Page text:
H-1B season is upon us
(March 5, 2014)
It’s that time of year again, when employers that want to hire recent college graduates and other professionals begin to file H-1B visa petitions. The first possible start date for most H-1B employees is the first day of the federal fiscal year, October 1. Because U.S. Citizenship and Immigration Services (USCIS) accepts petitions up to six months before an employee’s start date, it will begin receiving H-1B petitions on April 1. Here’s an overview of what to consider before the deadline and some information about how the H-1B process may change in the future.
EEOC sends employers strong signals
on medical leave
(February 28, 2014)
Over the last several months, the Equal Employment Opportunity Commission has filed a significant number of lawsuits alleging disability discrimination under the Americans with Disabilities Act against employers across the country. The cases are instructive because they highlight the EEOC’s current enforcement policies, identify common areas of risk under the ADA, and confirm why HR personnelgenerally like to take a deliberate approach when dealing with accommodation issues.
NLRB sets public meeting on proposed election rules
(February 26, 2014)
The National Labor Relations Board (NLRB) has set two days of meetings in April to hear opinions on proposed changes to rules governing union representation elections.The NLRB will meet for April 10-11 at its headquarters in Washington, D.C., to allow members of the public to present their views on what probusiness interests have labeled “quickie” election rules.
Building an ethical culture: What HR needs to know
(February 24, 2014)
Human resources professionals spend a lot of time working to create a respectful work environment. Much of that effort is necessary to stay in compliance with antidiscrimination and other workplace laws, but a true focus on ethics goes beyond legal compliance.
New resources available for upcoming rules
for federal contractors
(February 24, 2014)
The U.S. Department of Labor’s (DOL) Office of Federal Contract Compliance Programs (OFCCP) has posted new resources on its website to help federal contractors comply with new regulations pertaining to recruiting people with disabilities and veterans.
Does 'at-will employment' really
mean what you think it does?
(February 21, 2014)
Many employers rely heavily on “at-will employment” to terminate unsatisfactory employees. In theory, if at-will employment applies, you can fire a worker at will, which means for a good reason, a bad reason, or no reason at all. However, if a termination decision is challenged, it can be difficult to show that a bad reason or no reason was not discriminatory, particularly if the affected employee belongs to a protected group.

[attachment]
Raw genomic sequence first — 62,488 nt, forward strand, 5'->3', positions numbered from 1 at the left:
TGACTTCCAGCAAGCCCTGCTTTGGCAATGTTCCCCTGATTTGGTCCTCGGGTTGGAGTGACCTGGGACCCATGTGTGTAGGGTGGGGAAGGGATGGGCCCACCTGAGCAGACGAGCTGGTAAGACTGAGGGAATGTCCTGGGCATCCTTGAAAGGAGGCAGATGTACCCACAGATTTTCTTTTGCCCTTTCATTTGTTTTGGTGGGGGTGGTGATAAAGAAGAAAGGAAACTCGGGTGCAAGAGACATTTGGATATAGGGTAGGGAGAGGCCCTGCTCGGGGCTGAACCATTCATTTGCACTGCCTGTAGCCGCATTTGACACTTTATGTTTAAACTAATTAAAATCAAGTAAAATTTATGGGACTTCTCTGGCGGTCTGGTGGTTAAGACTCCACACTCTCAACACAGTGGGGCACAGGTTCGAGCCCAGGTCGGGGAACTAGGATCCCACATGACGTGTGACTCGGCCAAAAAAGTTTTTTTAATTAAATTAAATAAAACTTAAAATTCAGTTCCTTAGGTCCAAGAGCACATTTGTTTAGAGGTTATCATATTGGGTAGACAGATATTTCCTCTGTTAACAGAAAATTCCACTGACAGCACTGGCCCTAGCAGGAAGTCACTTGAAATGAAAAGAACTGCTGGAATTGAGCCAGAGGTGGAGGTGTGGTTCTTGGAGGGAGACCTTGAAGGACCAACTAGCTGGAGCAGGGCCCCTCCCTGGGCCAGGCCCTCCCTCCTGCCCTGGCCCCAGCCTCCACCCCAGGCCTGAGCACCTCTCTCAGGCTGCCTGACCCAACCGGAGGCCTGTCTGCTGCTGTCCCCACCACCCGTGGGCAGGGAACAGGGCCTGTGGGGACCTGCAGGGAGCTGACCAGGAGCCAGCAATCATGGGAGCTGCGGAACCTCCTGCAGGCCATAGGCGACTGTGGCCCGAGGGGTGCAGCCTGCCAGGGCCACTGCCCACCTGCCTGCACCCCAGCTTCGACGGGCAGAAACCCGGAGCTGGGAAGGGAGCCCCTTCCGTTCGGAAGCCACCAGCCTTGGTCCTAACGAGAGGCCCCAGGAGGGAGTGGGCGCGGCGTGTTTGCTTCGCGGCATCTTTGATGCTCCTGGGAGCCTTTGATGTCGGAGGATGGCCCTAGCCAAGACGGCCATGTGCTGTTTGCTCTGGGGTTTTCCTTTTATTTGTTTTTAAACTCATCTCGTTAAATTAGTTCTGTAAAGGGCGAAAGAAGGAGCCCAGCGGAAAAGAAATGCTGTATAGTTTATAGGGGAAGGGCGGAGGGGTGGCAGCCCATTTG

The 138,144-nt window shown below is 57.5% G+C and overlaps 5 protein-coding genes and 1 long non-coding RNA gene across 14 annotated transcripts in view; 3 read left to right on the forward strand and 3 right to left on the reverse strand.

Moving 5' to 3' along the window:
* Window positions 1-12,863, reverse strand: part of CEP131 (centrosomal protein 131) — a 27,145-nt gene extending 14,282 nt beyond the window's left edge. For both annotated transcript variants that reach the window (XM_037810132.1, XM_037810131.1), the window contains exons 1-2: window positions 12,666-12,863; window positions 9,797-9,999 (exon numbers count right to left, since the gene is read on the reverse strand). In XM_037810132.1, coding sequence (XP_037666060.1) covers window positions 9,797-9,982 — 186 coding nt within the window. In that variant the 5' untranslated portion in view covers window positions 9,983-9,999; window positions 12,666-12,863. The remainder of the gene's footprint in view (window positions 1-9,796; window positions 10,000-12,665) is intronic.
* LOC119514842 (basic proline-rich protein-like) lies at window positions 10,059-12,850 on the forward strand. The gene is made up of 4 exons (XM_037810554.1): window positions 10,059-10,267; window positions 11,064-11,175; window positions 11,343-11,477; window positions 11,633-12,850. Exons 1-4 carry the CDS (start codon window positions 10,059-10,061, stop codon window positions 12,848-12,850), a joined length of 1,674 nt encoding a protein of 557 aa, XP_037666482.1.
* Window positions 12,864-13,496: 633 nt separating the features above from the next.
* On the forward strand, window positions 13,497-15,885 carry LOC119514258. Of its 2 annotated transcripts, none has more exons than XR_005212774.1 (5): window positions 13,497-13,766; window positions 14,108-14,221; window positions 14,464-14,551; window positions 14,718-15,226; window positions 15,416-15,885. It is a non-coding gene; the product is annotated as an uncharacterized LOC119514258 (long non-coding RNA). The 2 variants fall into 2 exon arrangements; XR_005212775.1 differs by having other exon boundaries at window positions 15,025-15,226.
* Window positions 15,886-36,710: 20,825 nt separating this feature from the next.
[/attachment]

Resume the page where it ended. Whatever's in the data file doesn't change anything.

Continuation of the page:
Documents, documents, documents: What to keep, what to shred
(February 19, 2014)
The hiring process has a way of creating a lot of paperwork. A single job opening can bring a flood of resumes, cover letters, and applications from a horde of hopefuls. Once the decision has been made, the question becomes what to do with the pile of documents the hiring process generates.
Volkswagen's Chattanooga workers reject UAW representation
(February 17, 2014)
The votes are in, and the wait is over. In what can only be characterized as a major setback for organized labor, Volkswagen’s Chattanooga employees have voted to reject union representation by the United Auto Workers union (UAW).
Are you using the correct forms to conduct background checks?
(February 12, 2014)
Under regulations issued by the Consumer Financial Protection Bureau (CFPB), which replaced the Federal Trade Commission (FTC) as the enforcer of most provisions of the Fair Credit Reporting Act (FCRA), employers were required to begin using a revised “summary of rights” form for background checks as of January 1, 2013. It’s a year later—has your organization updated its forms?
New regulations delay ACA's 'play or pay' provision for some employers
(February 11, 2014)
In yet another unexpected turn in the implementation of the Affordable Care Act (ACA), the Obama administration announced Monday that it is delaying the application of the law’s employer responsibility provision (also commonly referred to as the “play or pay” provision) for some small employers until 2016. The administration let the public know about the delay when the U.S. Department of the Treasury and the IRS released final regulations addressing the much-publicized provision.
Great applicant, great employee, or both? Tips on finding the best
(February 7, 2014)
Want to nudge Bill Gates down a bit on the list of wealthiest people? Just come up with a formula for making the perfect hire. Employers the world over will beat a path to your door and compensate you handsomely. But if you can’t come up with such a formula, you can still improve your hiring methods and make your workplace more successful.
NLRB resurrects proposal on speeding up union elections
(February 5, 2014)
The National Labor Relations Board (NLRB) is reprising its 2011 effort to change the rules related to union representation—an effort that sparked opposition from employers then and will surely do so again. A statement from the NLRB says that in substance, the proposed amendments are identical to the representation procedure changes first put forth in June 2011.
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